Final days of the Kabul airlift
August 29, 2021 - The U.S. military has completed its withdrawal from Afghanistan, leaving behind at least 100,000 at-risk Afghans who worked with Western troops during the country’s 20-year war.
The global rescue mission by the United States and its allies has evacuated more than 182,000 people -- including western citizens and at-risk Afghans -- since the Taliban claimed Kabul.
The White House said Monday that in 24 hours from Sunday morning, the U.S. evacuated 1,200 people from Kabul, with 26 military flights and two coalition flights carrying evacuees out of Kabul. From early Saturday into early Sunday, roughly 2,900 people were evacuated, with 32 military flights and nine coalition aircraft.
Since the end of July, the U.S. has relocated more than 123,000 civilians, including 5,400 American citizens, U.S. Central Command leader Gen. Kenneth McKenzie told reporters during a Pentagon briefing Monday.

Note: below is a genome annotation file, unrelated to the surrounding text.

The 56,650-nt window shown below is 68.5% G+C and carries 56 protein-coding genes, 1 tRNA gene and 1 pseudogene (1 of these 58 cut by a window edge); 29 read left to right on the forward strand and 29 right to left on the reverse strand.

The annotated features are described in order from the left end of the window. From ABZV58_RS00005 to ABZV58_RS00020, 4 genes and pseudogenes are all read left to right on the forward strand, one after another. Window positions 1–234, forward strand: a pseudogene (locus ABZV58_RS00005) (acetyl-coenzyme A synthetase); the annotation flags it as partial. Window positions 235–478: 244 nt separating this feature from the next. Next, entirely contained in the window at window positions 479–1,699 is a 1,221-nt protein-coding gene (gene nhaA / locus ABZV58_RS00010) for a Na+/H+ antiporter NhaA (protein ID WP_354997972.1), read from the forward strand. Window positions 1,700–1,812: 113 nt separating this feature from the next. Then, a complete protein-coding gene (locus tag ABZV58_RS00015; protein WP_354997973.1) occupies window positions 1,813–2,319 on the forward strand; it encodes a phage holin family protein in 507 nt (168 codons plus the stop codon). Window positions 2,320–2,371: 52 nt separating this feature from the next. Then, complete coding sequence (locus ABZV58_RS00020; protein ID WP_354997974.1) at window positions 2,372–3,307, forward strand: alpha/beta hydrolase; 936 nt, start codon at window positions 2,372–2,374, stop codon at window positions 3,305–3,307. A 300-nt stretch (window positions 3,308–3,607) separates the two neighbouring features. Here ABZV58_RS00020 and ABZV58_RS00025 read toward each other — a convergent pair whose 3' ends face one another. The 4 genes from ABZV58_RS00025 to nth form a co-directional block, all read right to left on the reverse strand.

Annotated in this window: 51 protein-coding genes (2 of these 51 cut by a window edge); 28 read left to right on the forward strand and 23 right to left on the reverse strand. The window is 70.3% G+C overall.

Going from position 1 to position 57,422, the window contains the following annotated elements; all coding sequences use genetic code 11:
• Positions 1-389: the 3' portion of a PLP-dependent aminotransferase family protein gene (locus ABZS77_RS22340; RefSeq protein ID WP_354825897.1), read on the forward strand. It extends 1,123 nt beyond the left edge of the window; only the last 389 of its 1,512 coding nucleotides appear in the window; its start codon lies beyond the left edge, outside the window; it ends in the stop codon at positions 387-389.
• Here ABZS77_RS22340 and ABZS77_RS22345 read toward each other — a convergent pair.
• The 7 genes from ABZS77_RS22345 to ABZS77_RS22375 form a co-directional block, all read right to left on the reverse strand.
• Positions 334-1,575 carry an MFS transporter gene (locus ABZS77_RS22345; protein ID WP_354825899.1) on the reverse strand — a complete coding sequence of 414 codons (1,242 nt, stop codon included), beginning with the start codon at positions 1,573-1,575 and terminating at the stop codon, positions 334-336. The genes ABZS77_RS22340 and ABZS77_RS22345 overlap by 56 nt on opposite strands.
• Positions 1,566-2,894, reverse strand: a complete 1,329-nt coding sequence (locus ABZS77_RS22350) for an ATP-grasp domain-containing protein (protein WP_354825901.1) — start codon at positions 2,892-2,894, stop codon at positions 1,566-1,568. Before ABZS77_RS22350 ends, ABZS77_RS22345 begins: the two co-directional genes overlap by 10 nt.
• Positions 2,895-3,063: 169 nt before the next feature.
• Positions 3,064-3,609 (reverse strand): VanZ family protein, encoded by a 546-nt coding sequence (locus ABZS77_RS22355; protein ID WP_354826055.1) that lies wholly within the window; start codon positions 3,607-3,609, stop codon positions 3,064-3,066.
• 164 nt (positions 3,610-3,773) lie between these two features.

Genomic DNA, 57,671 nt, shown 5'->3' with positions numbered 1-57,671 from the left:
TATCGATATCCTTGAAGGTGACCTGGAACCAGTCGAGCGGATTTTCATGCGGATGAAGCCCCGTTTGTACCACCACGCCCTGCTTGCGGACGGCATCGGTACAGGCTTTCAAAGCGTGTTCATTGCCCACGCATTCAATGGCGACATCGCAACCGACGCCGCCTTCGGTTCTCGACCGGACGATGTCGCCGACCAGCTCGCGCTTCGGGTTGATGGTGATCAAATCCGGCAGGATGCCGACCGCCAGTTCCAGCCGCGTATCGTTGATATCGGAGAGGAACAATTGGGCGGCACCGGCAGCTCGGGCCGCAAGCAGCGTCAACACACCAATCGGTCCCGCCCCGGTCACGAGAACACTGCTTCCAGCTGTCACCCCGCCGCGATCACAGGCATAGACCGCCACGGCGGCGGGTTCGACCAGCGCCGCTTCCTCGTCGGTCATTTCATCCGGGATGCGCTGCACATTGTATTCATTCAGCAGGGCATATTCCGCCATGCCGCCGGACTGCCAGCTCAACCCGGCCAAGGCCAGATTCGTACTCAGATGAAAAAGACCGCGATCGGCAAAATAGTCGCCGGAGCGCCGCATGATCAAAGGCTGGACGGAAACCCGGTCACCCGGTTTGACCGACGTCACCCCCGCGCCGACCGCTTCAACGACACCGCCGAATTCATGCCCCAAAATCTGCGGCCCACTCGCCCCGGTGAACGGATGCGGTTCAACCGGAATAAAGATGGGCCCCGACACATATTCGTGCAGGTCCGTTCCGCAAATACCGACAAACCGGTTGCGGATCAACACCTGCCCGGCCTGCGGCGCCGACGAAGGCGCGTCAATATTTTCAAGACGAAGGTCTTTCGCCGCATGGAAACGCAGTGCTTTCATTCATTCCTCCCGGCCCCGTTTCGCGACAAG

On Thursday, Qatar said it had helped evacuate more than 40,000 people to Doha and “evacuation efforts will continue in consultation with international partners.” The United Arab Emirates said it has helped evacuate 36,500 people to date.
Britain ended its evacuation flights Saturday. Britain’s ambassador to Afghanistan, Sir Laurie Bristow, said: “we haven’t forgotten the people who still need to leave.”
“We’ll continue to do everything we can to help them. Nor have we forgotten the brave, decent people of Afghanistan. They deserve to live in peace and security,” Bristow said.
America’s longest war took the lives of nearly 2,500 U.S. troops and those of an estimated 240,000 Afghans and cost some $2 trillion.